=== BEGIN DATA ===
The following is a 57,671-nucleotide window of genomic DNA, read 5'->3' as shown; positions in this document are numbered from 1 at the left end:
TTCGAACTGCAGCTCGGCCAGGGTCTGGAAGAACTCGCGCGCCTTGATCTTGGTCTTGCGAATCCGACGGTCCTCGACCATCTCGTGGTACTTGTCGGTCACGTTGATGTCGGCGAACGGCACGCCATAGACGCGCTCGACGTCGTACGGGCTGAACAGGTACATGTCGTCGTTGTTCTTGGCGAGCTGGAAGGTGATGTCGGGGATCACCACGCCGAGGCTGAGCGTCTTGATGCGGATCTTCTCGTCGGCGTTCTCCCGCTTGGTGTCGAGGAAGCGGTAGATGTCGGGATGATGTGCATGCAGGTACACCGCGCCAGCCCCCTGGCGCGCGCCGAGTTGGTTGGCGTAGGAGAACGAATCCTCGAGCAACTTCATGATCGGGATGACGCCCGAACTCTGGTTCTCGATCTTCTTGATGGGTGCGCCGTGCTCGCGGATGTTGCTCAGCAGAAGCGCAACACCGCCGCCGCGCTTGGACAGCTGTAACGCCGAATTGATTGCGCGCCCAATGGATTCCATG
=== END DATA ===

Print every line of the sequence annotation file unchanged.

The following is a 57,671-nucleotide window of genomic DNA, read 5'->3' as shown; positions in this document are numbered from 1 at the left end:
TTCGAACTGCAGCTCGGCCAGGGTCTGGAAGAACTCGCGCGCCTTGATCTTGGTCTTGCGAATCCGACGGTCCTCGACCATCTCGTGGTACTTGTCGGTCACGTTGATGTCGGCGAACGGCACGCCATAGACGCGCTCGACGTCGTACGGGCTGAACAGGTACATGTCGTCGTTGTTCTTGGCGAGCTGGAAGGTGATGTCGGGGATCACCACGCCGAGGCTGAGCGTCTTGATGCGGATCTTCTCGTCGGCGTTCTCCCGCTTGGTGTCGAGGAAGCGGTAGATGTCGGGATGATGTGCATGCAGGTACACCGCGCCAGCCCCCTGGCGCGCGCCGAGTTGGTTGGCGTAGGAGAACGAATCCTCGAGCAACTTCATGATCGGGATGACGCCCGAACTCTGGTTCTCGATCTTCTTGATGGGTGCGCCGTGCTCGCGGATGTTGCTCAGCAGAAGCGCAACACCGCCGCCGCGCTTGGACAGCTGTAACGCCGAATTGATTGCGCGCCCAATGGATTCCATG